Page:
Ecology of Fungus-Farming by Termites : Fungal Population Genetics and Defensive Mechanism of Termites against the Parasitic Fungus Pseudoxylaria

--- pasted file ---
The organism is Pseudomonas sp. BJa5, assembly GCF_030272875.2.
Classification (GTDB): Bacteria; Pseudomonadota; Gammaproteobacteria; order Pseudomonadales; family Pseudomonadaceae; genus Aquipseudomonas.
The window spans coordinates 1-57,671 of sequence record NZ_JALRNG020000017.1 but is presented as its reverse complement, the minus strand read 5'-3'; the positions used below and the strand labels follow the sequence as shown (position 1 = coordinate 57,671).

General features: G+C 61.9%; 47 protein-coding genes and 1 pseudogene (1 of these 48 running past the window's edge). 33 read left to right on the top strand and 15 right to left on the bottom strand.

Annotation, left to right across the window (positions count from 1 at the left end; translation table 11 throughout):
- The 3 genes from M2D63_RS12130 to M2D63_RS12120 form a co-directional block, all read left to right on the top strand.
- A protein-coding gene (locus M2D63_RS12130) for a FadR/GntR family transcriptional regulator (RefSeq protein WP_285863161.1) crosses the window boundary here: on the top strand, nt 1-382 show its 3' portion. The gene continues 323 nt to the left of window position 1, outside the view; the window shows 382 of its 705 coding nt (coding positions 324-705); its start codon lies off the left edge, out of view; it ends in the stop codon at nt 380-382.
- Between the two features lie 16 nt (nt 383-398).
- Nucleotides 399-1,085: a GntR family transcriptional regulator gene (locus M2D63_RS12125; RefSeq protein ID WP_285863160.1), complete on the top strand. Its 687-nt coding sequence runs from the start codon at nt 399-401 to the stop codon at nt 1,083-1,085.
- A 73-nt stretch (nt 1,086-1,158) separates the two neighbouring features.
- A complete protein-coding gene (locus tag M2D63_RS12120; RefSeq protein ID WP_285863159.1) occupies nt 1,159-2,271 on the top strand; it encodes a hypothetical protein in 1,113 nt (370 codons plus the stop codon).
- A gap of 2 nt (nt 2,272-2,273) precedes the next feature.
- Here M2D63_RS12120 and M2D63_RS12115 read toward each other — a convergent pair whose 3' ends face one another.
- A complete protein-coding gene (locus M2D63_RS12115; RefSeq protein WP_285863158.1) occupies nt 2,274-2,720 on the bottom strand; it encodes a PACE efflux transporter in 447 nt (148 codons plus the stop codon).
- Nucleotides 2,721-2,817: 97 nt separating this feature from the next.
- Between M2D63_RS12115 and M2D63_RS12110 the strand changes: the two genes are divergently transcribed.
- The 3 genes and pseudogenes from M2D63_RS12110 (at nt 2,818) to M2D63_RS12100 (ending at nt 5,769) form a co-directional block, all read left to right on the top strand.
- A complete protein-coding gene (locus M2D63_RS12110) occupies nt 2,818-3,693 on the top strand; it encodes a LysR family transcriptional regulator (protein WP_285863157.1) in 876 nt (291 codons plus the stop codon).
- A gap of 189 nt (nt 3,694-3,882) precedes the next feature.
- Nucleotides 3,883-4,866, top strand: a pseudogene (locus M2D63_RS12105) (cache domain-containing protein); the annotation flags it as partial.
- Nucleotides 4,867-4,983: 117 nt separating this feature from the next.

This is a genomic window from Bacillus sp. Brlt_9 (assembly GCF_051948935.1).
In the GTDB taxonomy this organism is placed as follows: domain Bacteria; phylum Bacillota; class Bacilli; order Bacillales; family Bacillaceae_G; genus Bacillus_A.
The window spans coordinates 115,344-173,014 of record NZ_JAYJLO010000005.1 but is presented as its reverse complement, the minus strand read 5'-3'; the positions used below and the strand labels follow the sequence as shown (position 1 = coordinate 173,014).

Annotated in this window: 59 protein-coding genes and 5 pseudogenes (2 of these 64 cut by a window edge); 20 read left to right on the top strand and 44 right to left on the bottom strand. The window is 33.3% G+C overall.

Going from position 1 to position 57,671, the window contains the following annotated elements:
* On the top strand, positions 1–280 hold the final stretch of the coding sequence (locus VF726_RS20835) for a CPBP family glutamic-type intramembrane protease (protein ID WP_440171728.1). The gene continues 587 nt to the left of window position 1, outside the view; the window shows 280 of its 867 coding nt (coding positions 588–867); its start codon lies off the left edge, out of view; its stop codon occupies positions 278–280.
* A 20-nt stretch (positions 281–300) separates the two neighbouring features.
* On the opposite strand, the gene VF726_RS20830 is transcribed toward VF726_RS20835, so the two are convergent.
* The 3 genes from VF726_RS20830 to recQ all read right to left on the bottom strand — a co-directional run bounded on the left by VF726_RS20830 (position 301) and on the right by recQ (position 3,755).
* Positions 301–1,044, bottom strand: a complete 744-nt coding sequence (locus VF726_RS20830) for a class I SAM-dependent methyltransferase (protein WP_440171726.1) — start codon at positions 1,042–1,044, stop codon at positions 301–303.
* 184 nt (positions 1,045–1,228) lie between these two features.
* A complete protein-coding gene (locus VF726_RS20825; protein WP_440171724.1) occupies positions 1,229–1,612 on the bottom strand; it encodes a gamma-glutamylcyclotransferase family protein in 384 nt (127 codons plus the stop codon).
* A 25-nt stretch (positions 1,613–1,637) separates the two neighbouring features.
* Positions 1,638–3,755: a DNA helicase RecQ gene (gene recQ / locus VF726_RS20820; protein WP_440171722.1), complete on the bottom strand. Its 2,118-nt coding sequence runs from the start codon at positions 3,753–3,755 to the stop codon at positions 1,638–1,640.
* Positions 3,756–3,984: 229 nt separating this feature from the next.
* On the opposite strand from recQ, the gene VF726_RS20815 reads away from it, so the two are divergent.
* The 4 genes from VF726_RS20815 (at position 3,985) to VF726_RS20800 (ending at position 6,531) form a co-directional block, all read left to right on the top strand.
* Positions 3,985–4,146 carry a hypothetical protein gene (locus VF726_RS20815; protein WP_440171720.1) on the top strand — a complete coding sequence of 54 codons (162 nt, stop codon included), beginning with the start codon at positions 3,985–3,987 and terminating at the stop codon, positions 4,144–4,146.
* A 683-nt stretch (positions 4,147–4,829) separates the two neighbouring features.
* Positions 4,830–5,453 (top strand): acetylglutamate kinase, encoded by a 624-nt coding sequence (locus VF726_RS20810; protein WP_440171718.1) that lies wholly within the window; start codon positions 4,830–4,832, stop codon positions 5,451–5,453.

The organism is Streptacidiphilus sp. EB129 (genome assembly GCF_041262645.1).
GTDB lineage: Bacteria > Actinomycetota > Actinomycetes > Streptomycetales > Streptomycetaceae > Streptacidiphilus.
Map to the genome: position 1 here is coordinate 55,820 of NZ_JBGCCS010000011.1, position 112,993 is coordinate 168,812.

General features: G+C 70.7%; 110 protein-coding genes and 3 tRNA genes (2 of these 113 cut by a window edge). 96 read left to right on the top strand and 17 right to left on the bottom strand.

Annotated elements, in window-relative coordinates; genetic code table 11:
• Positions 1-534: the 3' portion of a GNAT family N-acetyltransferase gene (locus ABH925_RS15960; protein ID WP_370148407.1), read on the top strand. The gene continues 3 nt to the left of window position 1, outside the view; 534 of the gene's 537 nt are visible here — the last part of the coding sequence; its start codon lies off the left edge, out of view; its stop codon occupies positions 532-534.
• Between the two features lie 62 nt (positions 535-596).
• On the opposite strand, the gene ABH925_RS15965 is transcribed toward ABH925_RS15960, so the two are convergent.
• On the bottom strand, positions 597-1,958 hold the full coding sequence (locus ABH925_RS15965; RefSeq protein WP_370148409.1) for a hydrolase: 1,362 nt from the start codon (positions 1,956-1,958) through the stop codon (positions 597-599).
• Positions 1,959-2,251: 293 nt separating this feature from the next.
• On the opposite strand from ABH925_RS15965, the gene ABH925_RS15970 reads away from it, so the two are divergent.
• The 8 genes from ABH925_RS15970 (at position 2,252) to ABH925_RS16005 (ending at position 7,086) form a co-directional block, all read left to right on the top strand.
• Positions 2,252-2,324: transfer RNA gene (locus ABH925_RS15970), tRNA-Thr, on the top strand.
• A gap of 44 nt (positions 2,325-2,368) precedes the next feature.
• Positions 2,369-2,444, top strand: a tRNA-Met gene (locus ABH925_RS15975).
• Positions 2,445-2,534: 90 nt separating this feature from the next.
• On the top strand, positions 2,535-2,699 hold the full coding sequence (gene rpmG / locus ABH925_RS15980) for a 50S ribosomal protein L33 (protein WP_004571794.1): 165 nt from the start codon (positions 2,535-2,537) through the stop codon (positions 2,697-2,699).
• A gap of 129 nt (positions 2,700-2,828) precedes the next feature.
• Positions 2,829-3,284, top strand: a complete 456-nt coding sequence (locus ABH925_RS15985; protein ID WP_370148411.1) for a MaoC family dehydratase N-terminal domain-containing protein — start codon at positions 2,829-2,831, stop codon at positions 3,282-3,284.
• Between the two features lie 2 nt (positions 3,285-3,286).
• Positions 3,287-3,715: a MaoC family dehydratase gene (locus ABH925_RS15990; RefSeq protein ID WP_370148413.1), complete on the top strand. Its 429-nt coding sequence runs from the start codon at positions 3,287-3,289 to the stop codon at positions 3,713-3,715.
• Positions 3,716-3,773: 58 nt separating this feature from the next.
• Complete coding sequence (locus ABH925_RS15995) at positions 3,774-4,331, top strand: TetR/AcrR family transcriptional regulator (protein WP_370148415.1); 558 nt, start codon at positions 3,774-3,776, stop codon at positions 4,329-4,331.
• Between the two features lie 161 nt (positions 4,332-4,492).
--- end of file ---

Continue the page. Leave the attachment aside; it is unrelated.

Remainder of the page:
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All living organisms require food for growth and survival. Heterotrophs depend on autotrophs such as green plants which can synthesize their own food unlike heterotrophic animals. Among heterotrophs, only humans and some insects have the remarkable ability to cultivate crops for food. While humans cultivate plants, three insect lineages—ants, termites, and beetles—cultivate fungi inside their nests in obligate mutualistic exo-symbioses. Interestingly, just like human agriculture, insect fungus farms are also threatened by weeds and pests, e.g. the farms of fungus-growing termites which cultivate Termitomyces fungi can be overgrown by weeds such as the parasitic fungus Pseudoxylaria. Studies on ant and beetle fungus-farming systems have uncovered the important role of chemicals and behaviour in helping these insects to protect their crops from parasitic fungi. On the other hand, studies on the termite system till now, have only revealed the presence of antifungal compounds and actinobacteria which are largely non-specific and inhibitory to the mutualistic crop fungi. Antifungal behavioural mechanisms, if present, are yet to be discovered. Therefore, this thesis focuses on different anti-Pseudoxylaria mechanisms employed by fungus-growing termites, viz. role of nest abiotic factors, mechanism of fungal recognition by termite hosts, behavioural response of termite to Pseudoxylaria presence and coupling of this behaviour to anti-Pseudoxylaria activity. The present thesis has been divided into six chapters. CHAPTER 1 gives a brief literature review on fungus-farming insects and the different mechanisms which insects employ in order to keep their fungal farms safe from growth of parasitic fungi with specific reference to fungus-growing termites. The obligate mutualistic interaction between termites and the Termitomyces fungus is 19–49 My-old and is, therefore, a very ancient agriculture system. The mutualistic fungus is cultivated on partially digested plant matter called fungus comb inside the nest and harvested by termites for nutrition. At the same time, the weedy fungal parasite Pseudoxylaria can compete with the mutualistic fungus for nutrition leading to negative effects on the fungal farms. Termite hosts are believed to use abiotic factors, antibiotics and hygienic behaviours to keep their fungal gardens free from parasitic fungi such as Pseudoxylaria. However, the actual mechanisms used by termites against parasitic fungi are unclear. Unravelling the proximate mechanisms used in fungal cultivar protection is central to understanding the evolutionary stability of these farming mutualisms. CHAPTER 2 examines the diversity and population genetic structure of Termitomyces and Pseudoxylaria strains associated with the fungus-growing termite Odontotermes obesus. Genetic diversity of cultivar and parasite could have important implications for the stability of the mutualistic interaction, e.g. genetic clonality arising from monoculture is generally thought to make populations more prone to infection by parasites. Using molecular phylogenetic tools, within-nest genetic homogeneity was found in Termitomyces species but not in Pseudoxylaria species. Lower OTU but higher genotypic diversity (within the most abundant OTU) was found in the genus Termitomyces compared to Pseudoxylaria. Additionally, population genetics methods suggested a sexual population structure for Termitomyces and clonal propagation for Pseudoxylaria species. This is the first study to investigate the population genetics of the symbiotic fungi associated with the termite genus Odontotermes or any other termite species from India. In CHAPTER 3, the effect of nest micro-environment alone on the growth of the parasitic fungus Pseudoxylaria was examined. For this, seasonal changes in nest xiii temperature and CO2 were recorded and in situ and ex situ growth experiments were performed on Pseudoxylaria. The monthly pattern of mound temperatures was found to be similar to the outside—cycling from highs in summer to lows in winter—but characterised by dampened variation compared to high daily fluctuations outside. Moreover, the mound CO2 levels were found to be orders of magnitude above atmospheric levels and, unlike the outside, were characterised by daily and monthly fluctuations. With in situ experiments during summer and winter, the effect of these dissimilar conditions—inside and outside mounds—was examined on Pseudoxylaria growth. The growth of the parasite was found to be greater inside than outside the mound. Following this, the growth of different parasite isolates under controlled ex situ conditions was examined—spanning the variation in environmental conditions that mounds exhibit daily and seasonally. High CO2 levels decreased parasitic fungal growth in general but temperature had an isolate-dependent effect. Taken together, these results suggested that the parasite is adapted to survive in the mound. However, mound environmental conditions still seemed to exert a negative effect on parasite growth, even if they cannot inhibit Pseudoxylaria completely. These results shed light on the possible new role of termite-engineered structures in impacting parasitic fungus ecology, independent of any direct role of termites in suppressing parasite growth. This is the first study to investigate the effect of abiotic factors on Pseudoxylaria growth. In CHAPTER 4, whether termites can differentiate between Termitomyces and Pseudoxylaria was investigated. In a novel, laboratory-based choice assay, termites displayed a differential response towards the two fungi by burying the Pseudoxylaria with agar. Also, termites were found to be able to differentiate between the fungi using olfactory cues, i.e. smell, alone, for this task. The mutualistic and parasitic fungi were found to emit unique volatile bouquets which could help termites to distinguish between them. This is important because, whether termites use antifungal compounds or hygienic behaviours, it is crucial that they are able to differentiate between the parasitic and mutualistic fungi so that they can selectively use antifungal mechanisms—whether chemical or behavioural—against Pseudoxylaria. This is of special significance because, many actinobacteria and anti-Pseudoxylaria compounds isolated from this system till now, lack specificity and inhibit the mutualistic Termitomyces as well. Also, fungal grooming and weeding behaviours as displayed by fungus-growing ants have not yet been reported in termites. This is the first study to show that termites have the behavioural capacity to differentiate between the mutualistic and parasitic fungi in an ecologically relevant setting. In CHAPTER 5, whether the burying of Pseudoxylaria could affect its growth was investigated. It was found that termites can utilise agar, glass beads and soil for deposition over the offered fungal plugs but the use of agar and glass beads did not inhibit Pseudoxylaria growth effectively. On the other hand, soil deposition was found to decrease growth of both Pseudoxylaria and Termitomyces fungi post-burial. However, Pseudoxylaria was found to be affected more strongly than Termitomyces. Further, hypoxia acting alone seemed to decrease only Pseudoxylaria survival without any apparent effect on Termitomyces. Therefore, hypoxia induced by soil deposition may be the reason behind the decrease in Pseudoxylaria survival. However, presence of antifungal compounds can not be ruled out and they may be selectively applied in larger quantities on Pseudoxylaria with soil deposition. This study demonstrates an anti-Pseudoxylaria activity of this insect behaviour, unique to termites among fungus-farming insects, to the presence of the parasitic fungus. CHAPTER 6 concludes the findings of this thesis and suggests a working model for the mechanism of growth suppression of Pseudoxylaria inside a termite nest. In particular, focus is on the important role of abiotic factors when combined with termite behaviour in the apparent absence of Pseudoxylaria from termite nests. These results not only shed new light on how the ecology of these fungi is affected by their termite host but also reveal the mechanistic bases that may contribute fundamentally to the evolutionary stability of this ancient mutualism.